With long summer days now behind us fell races are now limited to the weekend and in this season of ‘mists and mellow fruitfulness’ last weekend saw two races dominate the fell racing calendar. First off was Saturday’s Langdale Horseshoe Fell Race, a true test of Lakeland mountain craft amidst the spectacular scenery that inspired Wordsworth and Coleridge. Checkpoints in this half marathon distance race include the Langdale peaks of Bowfell and Crinkle Crags and the splendid isolation of Pike O’Blisco. Reaching them all requires over 4000 feet of climbing and descending, including the infamous down-climb of the ‘bad step’ if your route choice takes you that way. It was Dark Peak’s Rhys Findlay-Robinson who continued with his most successful year of racing yet to win outright in a time of 2 hours 16 minutes and just 1 second in front of fast finishing George Crayston of Borrowdale. Crayston will be one to watch next year and he is renowned for his audacious descending, finishing the race with typical bravura and blood flowing from one of his knees. In fact, it was quite a busy day for the local hospital as runners returned battered and bruised from their epic encounters with the poetic landscape’s rugged features. Wily Jim Davies, also of Borrowdale, finished intact and in third. Calder’s ace navigator James Logue used all his skills in the low cloud to find himself in 1st place at Bowfell. He finally finished in a fantastic 5th position in what was a very strong field. In the Women’s race it was a much more elegant although no less determined finish from Judith Jepson, making it a double victory for the Peak District’s premier fell running club. For Calder Valley Steve Smithies (who didn’t get lost), Rod Sutcliffe, John Minta, Mike Wardle, John Nunn, Tony Steward all ran well in this beguiling landscape.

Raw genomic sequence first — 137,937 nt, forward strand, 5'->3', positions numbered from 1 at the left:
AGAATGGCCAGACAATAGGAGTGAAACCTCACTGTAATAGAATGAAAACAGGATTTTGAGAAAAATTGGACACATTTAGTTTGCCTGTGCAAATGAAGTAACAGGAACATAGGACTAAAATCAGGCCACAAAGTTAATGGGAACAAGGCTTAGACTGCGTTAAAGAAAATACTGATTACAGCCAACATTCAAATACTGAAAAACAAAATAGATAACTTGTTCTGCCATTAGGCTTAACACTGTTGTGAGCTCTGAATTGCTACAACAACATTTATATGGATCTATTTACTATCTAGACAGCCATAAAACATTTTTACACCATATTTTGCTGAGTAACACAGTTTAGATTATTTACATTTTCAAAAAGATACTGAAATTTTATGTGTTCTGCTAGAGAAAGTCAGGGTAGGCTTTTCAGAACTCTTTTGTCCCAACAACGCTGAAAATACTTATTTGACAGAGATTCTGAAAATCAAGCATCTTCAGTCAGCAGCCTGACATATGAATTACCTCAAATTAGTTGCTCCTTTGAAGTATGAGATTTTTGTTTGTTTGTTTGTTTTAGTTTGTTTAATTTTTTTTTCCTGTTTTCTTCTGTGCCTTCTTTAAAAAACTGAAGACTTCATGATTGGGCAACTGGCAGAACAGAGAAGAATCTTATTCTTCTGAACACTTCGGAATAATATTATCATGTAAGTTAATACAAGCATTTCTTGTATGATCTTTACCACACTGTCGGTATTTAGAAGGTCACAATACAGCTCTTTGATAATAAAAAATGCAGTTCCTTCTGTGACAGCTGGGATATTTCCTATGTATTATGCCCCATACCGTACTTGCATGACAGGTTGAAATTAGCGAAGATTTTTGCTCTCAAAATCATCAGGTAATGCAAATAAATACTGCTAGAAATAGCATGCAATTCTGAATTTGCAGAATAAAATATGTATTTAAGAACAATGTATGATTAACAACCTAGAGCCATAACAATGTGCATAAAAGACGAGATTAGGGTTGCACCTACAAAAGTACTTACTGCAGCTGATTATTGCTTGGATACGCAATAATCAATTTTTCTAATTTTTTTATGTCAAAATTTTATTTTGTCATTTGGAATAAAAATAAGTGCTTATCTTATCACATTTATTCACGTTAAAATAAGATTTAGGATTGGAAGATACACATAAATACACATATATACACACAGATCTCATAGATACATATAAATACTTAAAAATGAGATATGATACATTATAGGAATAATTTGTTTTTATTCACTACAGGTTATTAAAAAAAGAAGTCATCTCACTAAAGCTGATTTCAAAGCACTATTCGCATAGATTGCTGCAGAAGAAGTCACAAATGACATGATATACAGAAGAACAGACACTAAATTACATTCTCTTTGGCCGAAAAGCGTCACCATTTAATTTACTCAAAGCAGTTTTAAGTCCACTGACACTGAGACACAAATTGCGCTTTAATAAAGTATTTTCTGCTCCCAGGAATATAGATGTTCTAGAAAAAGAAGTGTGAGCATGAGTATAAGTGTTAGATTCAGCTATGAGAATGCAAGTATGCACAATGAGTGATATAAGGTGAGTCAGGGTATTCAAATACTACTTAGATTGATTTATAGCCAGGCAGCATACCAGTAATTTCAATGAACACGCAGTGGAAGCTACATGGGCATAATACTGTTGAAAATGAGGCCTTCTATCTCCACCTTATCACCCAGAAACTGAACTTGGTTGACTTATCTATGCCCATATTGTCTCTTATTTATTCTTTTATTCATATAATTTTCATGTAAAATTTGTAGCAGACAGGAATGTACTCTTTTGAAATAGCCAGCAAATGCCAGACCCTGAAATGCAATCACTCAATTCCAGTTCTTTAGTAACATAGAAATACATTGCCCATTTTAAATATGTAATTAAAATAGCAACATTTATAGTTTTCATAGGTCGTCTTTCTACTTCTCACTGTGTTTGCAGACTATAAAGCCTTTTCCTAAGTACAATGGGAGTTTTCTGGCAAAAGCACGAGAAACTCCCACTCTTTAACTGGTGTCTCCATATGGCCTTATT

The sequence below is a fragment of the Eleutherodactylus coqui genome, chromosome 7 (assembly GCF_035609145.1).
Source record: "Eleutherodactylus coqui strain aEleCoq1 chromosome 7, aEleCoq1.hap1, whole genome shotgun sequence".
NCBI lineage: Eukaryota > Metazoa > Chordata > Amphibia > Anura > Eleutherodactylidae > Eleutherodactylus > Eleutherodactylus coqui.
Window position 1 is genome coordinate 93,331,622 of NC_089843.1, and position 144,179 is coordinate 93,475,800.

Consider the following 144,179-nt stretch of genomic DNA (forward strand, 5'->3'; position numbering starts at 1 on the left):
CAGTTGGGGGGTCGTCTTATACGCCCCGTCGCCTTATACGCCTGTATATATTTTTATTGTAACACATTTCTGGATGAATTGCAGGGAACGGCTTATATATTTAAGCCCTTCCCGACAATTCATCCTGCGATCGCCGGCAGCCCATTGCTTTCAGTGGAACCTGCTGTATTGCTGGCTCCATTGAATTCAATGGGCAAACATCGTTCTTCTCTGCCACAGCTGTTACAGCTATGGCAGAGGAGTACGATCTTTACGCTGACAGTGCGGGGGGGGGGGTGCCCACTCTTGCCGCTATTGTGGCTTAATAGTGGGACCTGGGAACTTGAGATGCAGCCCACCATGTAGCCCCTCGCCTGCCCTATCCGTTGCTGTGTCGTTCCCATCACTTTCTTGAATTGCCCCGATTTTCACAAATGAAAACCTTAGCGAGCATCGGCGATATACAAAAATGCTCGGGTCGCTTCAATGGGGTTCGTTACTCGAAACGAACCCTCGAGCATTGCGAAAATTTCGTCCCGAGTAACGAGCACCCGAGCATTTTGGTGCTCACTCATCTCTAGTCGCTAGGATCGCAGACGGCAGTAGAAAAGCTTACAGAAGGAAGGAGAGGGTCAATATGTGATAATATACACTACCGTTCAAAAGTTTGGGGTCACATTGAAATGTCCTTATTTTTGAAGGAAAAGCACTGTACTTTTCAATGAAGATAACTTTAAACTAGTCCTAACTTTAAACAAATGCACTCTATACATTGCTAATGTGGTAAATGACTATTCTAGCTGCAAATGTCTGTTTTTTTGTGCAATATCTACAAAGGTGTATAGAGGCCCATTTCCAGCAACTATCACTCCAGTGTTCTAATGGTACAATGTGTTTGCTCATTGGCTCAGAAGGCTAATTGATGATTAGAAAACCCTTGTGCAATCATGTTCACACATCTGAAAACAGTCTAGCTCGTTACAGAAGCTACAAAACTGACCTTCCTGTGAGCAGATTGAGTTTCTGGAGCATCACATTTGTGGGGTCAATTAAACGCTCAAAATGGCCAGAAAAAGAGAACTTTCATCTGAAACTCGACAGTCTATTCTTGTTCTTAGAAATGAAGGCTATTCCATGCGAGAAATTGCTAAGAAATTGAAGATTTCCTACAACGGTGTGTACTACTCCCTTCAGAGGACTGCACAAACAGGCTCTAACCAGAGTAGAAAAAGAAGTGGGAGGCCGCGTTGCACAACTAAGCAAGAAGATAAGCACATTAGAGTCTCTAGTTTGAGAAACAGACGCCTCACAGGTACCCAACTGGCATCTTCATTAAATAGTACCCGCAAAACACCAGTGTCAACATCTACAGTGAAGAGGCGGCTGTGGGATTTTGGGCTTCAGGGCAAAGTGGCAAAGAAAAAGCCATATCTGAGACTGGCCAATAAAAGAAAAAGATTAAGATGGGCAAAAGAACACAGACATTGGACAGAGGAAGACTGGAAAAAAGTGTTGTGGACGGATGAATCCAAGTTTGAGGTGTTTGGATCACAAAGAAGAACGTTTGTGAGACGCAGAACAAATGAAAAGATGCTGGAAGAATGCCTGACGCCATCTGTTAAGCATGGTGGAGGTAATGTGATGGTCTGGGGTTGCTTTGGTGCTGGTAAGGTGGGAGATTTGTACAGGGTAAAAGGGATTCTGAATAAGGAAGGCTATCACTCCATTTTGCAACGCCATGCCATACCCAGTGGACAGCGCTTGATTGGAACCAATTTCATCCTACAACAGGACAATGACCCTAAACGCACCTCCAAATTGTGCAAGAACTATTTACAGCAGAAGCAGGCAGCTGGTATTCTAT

Sunday saw the staging of the Withins Skyline fell race in the bleak, withering Bronte moorland. The race sets out from Penistone Hill Country Park and visits Withins Ruin, the alleged inspiration for Emily Bronte’s classic Wuthering Heights. Simon Bailey was the day’s Heathcliff; Mercia’s main man once again putting in a heroic performance to win the race by a comfortable three minute margin from Wharfedale veteran Nicholas Charlesworth.
In the women’s race Lindsay Brindle continues to show race-on-race improvement, the Horwich lass running two minutes clear of Belper’s Rachel Chambers. Haworth and its surrounding moorland are made famous by the literary sisters of Anne, Emily and Charlotte Bronte, and it was a triumvirate of local ladies that dominated the team contest. First Calder lady was Gayle Sugden who is in the form of her life as she notched up a third placed finish and a notable victory over club mate Jo Buckley, who finished fifth. For the club to be successful in both championships as well as at the forthcoming national relays it needs strength in depth and the signing of Lindsey Oldfield is a coup for the Calder club as she continues to finish well up the field in her first year of running for Calderdale’s finest. Lindsey was not far too adrift of Jo Buckley, coming home in eighth place.
Graham Hill ran a fine race to finish just in front of Gayle, although he was just beaten by local V50 rival Dave Collins of Todmorden. Carl Coughlan has had a good year for Calder Valley and he was perilously close to claiming bragging rights over club colleague Ben Frechette. Richard Sunderland and John Killerby were neck and neck all the way to the finish line with just the mud on the front of his vest separating the veteran man from his younger club mate. And to make sure his legs would work for 2 days on the up and coming OMM John Minta raced here after the tough Langdale Horseshoe the day before. He said his legs felt a little bit heavy but he still ran well. On what proved to be a glorious day in the Yorkshire countryside, winter clothing was definitely not required, but there were a couple of Scarfs in evidence as ace orienteering couple Phil and Jackie took to the hills, although their route finding skills were not tested on this oversubscribed autumn event.